becomes a premise in

 

   the Argument from Clearness and Distinctness

 

which is supposed to prove that

 

  “Clear and distinct beliefs cannot be false”

 

which is supposed to show that

 

the premises and inferences in the Idea of God Argument are beyond doubt,

because they are clear and distinct

 

and that argument is supposed to show that

                                                                        

       ←      “God exists & is no deceiver” is beyond doubt

 

 

Stopping point for Friday June 18. For next time, read:

·         Hume’s Enquiry (pp.246-53);

·         ch.15

·         ch.17

 

 



[1] Here Descartes is returning to a point that he made in Meditation I: it is possible for your belief to be false, even when it seems absolutely obvious to you that it is true, e.g. that 2 + 3 = 5. Now he is making the same point in terms of clearness and distinctness.

[2] This is because the conclusion of an argument cannot be made more epistemically secure by its premises than those premises are themselves. If Descartes is going to rely on a single chain of reasoning to establish the existence (and non-deceitfulness) of God, the last link in that chain (the conclusion) can be no more secure than its weakest link (its least secure premise).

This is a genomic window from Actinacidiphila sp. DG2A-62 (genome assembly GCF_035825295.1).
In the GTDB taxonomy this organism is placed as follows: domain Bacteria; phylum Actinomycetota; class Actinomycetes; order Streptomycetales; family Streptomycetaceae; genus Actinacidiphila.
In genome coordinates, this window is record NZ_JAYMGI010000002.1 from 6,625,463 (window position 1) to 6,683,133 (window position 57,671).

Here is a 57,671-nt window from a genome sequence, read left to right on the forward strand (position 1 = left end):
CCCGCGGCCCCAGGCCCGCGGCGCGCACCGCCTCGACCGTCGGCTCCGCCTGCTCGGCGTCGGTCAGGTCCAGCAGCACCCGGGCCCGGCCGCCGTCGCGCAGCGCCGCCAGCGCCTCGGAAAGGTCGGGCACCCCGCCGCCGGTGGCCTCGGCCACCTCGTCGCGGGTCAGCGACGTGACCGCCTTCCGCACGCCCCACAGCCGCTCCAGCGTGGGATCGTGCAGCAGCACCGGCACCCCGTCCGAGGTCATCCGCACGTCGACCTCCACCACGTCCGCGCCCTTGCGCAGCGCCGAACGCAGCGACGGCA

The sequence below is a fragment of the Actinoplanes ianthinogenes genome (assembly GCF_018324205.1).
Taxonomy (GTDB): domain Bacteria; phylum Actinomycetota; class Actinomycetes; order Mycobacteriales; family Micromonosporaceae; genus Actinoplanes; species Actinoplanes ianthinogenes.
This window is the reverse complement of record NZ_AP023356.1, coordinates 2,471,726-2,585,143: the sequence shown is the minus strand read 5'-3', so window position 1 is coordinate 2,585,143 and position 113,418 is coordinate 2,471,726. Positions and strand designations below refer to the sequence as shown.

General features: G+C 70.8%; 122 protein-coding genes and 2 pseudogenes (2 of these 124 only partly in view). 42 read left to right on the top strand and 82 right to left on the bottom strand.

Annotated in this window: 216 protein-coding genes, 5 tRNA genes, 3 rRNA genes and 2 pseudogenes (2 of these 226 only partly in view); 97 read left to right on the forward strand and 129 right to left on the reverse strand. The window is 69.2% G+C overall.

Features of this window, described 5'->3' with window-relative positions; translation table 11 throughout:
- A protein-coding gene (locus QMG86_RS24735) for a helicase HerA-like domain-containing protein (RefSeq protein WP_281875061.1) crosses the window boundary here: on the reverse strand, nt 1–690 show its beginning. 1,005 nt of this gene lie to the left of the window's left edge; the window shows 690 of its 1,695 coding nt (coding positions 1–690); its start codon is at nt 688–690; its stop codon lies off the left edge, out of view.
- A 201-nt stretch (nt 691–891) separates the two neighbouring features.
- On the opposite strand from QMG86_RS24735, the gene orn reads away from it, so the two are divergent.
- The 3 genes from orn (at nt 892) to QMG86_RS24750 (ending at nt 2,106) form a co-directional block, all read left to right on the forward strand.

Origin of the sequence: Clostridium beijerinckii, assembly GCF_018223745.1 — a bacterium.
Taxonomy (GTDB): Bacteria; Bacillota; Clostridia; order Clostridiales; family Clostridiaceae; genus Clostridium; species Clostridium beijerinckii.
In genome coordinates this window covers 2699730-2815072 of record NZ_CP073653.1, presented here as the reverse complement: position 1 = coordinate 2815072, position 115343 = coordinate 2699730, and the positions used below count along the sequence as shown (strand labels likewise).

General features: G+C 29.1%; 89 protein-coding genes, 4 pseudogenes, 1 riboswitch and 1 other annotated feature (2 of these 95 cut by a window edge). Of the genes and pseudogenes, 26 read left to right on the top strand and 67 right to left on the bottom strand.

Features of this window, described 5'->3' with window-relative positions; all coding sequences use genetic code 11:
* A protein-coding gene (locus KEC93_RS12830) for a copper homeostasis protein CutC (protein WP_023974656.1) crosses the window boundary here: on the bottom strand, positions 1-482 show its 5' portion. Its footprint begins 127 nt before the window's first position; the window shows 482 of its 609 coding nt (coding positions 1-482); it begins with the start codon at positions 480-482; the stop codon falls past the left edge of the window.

[3] He also makes this point in Med IV: “...it’s impossible for Him ever to deceive me. Wherever there is fraud and deception, there is imperfection, and, while the ability to deceive may seem a sign of cunning or power, the desire to deceive reveals malice or weakness and hence is inconsistent with God’s nature. (AT  VII 53; Melchert 349)

[4] For a different perspective on this alleged problem, see Lex Newman, “Descartes’ Epistemology,” The Stanford Encyclopedia of Philosophy (Summer 2010 Edition), Edward N. Zalta (ed.), forthcoming URL = <http://plato.stanford.edu/archives/sum2010/entries/descartes-epistemology/>.




Intro to Philosophy Homepage | Dr. Lane's Homepage | Phil. Program Homepage

This page last updated 6/18/2010.

Copyright © 2010 Robert Lane. All rights reserved.

UWG Disclaimer